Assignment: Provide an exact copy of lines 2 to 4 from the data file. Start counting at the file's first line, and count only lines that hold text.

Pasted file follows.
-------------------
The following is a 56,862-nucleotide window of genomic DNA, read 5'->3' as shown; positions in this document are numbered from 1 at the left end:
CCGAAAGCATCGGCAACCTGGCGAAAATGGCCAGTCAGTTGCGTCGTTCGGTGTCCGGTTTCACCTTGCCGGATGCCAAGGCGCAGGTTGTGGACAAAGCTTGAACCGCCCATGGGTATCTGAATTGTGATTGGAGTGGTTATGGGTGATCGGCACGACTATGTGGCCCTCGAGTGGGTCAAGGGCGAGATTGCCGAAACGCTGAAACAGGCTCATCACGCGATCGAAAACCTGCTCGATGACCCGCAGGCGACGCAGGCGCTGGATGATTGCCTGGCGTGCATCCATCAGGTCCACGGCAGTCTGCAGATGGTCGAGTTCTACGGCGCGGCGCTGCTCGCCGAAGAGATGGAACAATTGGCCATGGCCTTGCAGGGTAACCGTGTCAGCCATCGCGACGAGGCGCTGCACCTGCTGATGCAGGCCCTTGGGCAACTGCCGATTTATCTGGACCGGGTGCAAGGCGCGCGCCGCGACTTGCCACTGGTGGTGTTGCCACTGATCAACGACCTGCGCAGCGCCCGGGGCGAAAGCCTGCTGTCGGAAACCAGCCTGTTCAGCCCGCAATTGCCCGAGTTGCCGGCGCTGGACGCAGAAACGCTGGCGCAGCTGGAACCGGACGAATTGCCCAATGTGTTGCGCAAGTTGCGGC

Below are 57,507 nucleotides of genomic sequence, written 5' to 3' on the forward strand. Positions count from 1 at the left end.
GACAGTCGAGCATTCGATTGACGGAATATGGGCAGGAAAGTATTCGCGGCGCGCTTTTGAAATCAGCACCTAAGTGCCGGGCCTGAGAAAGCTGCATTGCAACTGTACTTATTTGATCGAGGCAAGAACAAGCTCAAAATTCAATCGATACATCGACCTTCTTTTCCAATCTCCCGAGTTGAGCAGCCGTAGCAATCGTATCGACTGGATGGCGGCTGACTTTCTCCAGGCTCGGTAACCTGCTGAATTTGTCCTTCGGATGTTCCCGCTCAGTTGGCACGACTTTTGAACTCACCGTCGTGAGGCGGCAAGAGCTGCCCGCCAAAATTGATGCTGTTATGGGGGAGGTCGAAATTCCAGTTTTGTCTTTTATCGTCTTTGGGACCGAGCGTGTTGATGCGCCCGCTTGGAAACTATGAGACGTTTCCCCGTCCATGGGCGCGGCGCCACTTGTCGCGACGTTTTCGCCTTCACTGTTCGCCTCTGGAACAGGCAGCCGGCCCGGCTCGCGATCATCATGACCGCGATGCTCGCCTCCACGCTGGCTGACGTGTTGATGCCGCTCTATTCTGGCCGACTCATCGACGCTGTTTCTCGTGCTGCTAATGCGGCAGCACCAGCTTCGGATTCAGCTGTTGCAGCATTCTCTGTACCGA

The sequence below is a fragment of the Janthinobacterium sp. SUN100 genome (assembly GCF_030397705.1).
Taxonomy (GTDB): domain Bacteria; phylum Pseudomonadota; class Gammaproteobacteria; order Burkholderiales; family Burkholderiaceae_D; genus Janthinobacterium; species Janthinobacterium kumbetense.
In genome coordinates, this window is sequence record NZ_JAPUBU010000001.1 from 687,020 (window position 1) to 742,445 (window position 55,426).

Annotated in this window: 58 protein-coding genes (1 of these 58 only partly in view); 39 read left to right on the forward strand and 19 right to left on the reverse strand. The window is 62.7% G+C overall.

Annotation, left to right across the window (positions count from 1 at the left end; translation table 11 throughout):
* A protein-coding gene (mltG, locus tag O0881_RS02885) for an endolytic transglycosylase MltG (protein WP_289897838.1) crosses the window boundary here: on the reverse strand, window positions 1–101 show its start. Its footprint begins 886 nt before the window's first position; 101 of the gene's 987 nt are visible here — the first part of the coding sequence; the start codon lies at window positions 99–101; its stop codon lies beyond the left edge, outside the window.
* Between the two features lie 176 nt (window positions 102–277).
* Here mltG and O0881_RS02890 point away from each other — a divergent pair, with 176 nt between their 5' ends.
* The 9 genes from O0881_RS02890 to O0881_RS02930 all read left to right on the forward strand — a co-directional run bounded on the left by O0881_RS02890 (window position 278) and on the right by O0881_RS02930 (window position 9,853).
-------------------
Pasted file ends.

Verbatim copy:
CCGAAAGCATCGGCAACCTGGCGAAAATGGCCAGTCAGTTGCGTCGTTCGGTGTCCGGTTTCACCTTGCCGGATGCCAAGGCGCAGGTTGTGGACAAAGCTTGAACCGCCCATGGGTATCTGAATTGTGATTGGAGTGGTTATGGGTGATCGGCACGACTATGTGGCCCTCGAGTGGGTCAAGGGCGAGATTGCCGAAACGCTGAAACAGGCTCATCACGCGATCGAAAACCTGCTCGATGACCCGCAGGCGACGCAGGCGCTGGATGATTGCCTGGCGTGCATCCATCAGGTCCACGGCAGTCTGCAGATGGTCGAGTTCTACGGCGCGGCGCTGCTCGCCGAAGAGATGGAACAATTGGCCATGGCCTTGCAGGGTAACCGTGTCAGCCATCGCGACGAGGCGCTGCACCTGCTGATGCAGGCCCTTGGGCAACTGCCGATTTATCTGGACCGGGTGCAAGGCGCGCGCCGCGACTTGCCACTGGTGGTGTTGCCACTGATCAACGACCTGCGCAGCGCCCGGGGCGAAAGCCTGCTGTCGGAAACCAGCCTGTTCAGCCCGCAATTGCCCGAGTTGCCGGCGCTGGACGCAGAAACGCTGGCGCAGCTGGAACCGGACGAATTGCCCAATGTGTTGCGCAAGTTGCGGC

Below are 57,507 nucleotides of genomic sequence, written 5' to 3' on the forward strand. Positions count from 1 at the left end.
GACAGTCGAGCATTCGATTGACGGAATATGGGCAGGAAAGTATTCGCGGCGCGCTTTTGAAATCAGCACCTAAGTGCCGGGCCTGAGAAAGCTGCATTGCAACTGTACTTATTTGATCGAGGCAAGAACAAGCTCAAAATTCAATCGATACATCGACCTTCTTTTCCAATCTCCCGAGTTGAGCAGCCGTAGCAATCGTATCGACTGGATGGCGGCTGACTTTCTCCAGGCTCGGTAACCTGCTGAATTTGTCCTTCGGATGTTCCCGCTCAGTTGGCACGACTTTTGAACTCACCGTCGTGAGGCGGCAAGAGCTGCCCGCCAAAATTGATGCTGTTATGGGGGAGGTCGAAATTCCAGTTTTGTCTTTTATCGTCTTTGGGACCGAGCGTGTTGATGCGCCCGCTTGGAAACTATGAGACGTTTCCCCGTCCATGGGCGCGGCGCCACTTGTCGCGACGTTTTCGCCTTCACTGTTCGCCTCTGGAACAGGCAGCCGGCCCGGCTCGCGATCATCATGACCGCGATGCTCGCCTCCACGCTGGCTGACGTGTTGATGCCGCTCTATTCTGGCCGACTCATCGACGCTGTTTCTCGTGCTGCTAATGCGGCAGCACCAGCTTCGGATTCAGCTGTTGCAGCATTCTCTGTACCGA